Transport of post-transition metals in hydrothermal fluids: thermodynamics from first-principles

Lead Research Organisation: University of Bristol
Department Name: Earth Sciences


Since the Bronze age, the metals Sn and Pb have been of crucial economic importance. In recent years, the neighbouring elements on the periodic table, Ga and, In have come into demand because of their use in electronic devices. Together, Sn, Pb, Ga and In are referred to as the post-transition metals. These elements have unusual electronic structures and their geochemical behaviour is different from metals such as Cu and Zn. To meet future demand, we will need to locate and assess new resources of these metals. Most ore deposits of metals are usually formed by hydrothermal fluids deep in the Earth's crust. Such fluids are able to extract trace metals from large volumes of rock and concentrate them into solutions. As the hot solutions cool, depressurise or react with minerals, they will subsequently precipitate dissolved metals as sulphide or oxide minerals and form ore deposits. However, the chemical processes by which this happens is usually a mystery. Experimental investigations of the chemistry of hydrothermal fluids at high temperatures and pressures are very difficult. However, we can gain a great deal of insight on what happens in hydrothermal fluids using computational simulations based on quantum mechanics. We can now determine how metals are complexed by dissolved ligands such as Cl-, HS- and derive equilibrium constants for these reactions entirely from first-principles. This opens the door to vast new insights on the chemistry and role of fluids in the Earth's crust. The work proposed here will apply these methods to the post-transition metal complexes with ligands such as Cl-, HS- and F to develop a thermodynamic model of mineral solubilities that can be used to understand how ore-deposits of these metals form.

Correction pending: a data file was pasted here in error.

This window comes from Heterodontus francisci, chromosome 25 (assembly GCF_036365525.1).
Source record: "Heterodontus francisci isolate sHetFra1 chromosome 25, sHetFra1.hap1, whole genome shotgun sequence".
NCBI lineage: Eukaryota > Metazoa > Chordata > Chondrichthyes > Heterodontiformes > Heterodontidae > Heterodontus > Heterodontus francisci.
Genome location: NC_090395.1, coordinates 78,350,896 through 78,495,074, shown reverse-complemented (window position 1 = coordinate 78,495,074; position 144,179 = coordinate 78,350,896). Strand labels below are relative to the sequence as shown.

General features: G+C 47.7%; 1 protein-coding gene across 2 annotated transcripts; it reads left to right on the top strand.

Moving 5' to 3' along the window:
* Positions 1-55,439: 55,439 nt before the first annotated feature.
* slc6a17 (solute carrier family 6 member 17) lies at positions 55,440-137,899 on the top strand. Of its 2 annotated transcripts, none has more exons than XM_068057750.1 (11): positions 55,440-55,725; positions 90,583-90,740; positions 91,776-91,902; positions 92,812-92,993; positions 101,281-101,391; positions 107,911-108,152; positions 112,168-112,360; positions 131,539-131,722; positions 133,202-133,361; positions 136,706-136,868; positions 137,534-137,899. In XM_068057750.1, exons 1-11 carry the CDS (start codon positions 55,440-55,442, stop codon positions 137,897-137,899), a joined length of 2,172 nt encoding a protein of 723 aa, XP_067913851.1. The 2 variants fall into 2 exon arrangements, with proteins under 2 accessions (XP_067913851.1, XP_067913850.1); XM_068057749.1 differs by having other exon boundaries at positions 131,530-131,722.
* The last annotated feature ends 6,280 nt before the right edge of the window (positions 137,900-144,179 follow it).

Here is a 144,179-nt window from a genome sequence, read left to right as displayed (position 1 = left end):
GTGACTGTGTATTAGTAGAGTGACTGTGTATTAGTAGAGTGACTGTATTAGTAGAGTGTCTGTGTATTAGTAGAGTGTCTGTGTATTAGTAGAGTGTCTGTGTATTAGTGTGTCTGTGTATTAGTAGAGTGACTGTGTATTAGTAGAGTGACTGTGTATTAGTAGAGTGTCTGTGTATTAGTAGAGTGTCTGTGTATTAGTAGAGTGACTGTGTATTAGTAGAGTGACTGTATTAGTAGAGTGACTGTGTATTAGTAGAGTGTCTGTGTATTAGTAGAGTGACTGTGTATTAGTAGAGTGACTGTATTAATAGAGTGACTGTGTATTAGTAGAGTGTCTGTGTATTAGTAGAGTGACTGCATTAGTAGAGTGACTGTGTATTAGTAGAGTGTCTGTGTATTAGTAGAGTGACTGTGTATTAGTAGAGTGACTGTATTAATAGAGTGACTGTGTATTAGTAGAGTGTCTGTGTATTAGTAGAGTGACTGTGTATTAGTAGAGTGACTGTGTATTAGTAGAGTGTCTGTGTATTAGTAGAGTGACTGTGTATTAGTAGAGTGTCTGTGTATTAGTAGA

Planned Impact

The obvious industrial beneficiary of this research will be the mining industry. Understanding the nature of ore-forming hydrothermal fluids is fundamental to predicting how and where ore-deposits might form. With reliable thermodynamic models on hydrothermal fluids, we would be able to perform reactive-transport simulations of ore deposit formation. Such simulations could provide important insights for prospecting and for the assessment of known deposits. Thermodynamic models of aqueous solutions and hydrothermal fluids is also necessary for the development of hydrometallurgical extraction technologies for ore-processing. At present, the large gaps in current thermodynamic models makes reactive-transport simulations impossible. The research proposed here will fill this gap for the metals Sn, Pb, Ga and In. Metals such as Ga and In are crucial for new technologies and the future will see increasing demand for new resources.
Description Molecular dynamics simulation methods can be used to develop equations of state for H2O-NaCl mixtures ate very high pressures and temperatures
Exploitation Route Revised equations of state for NaCl-bearing fluids for application to mantle conditions
Sectors Chemicals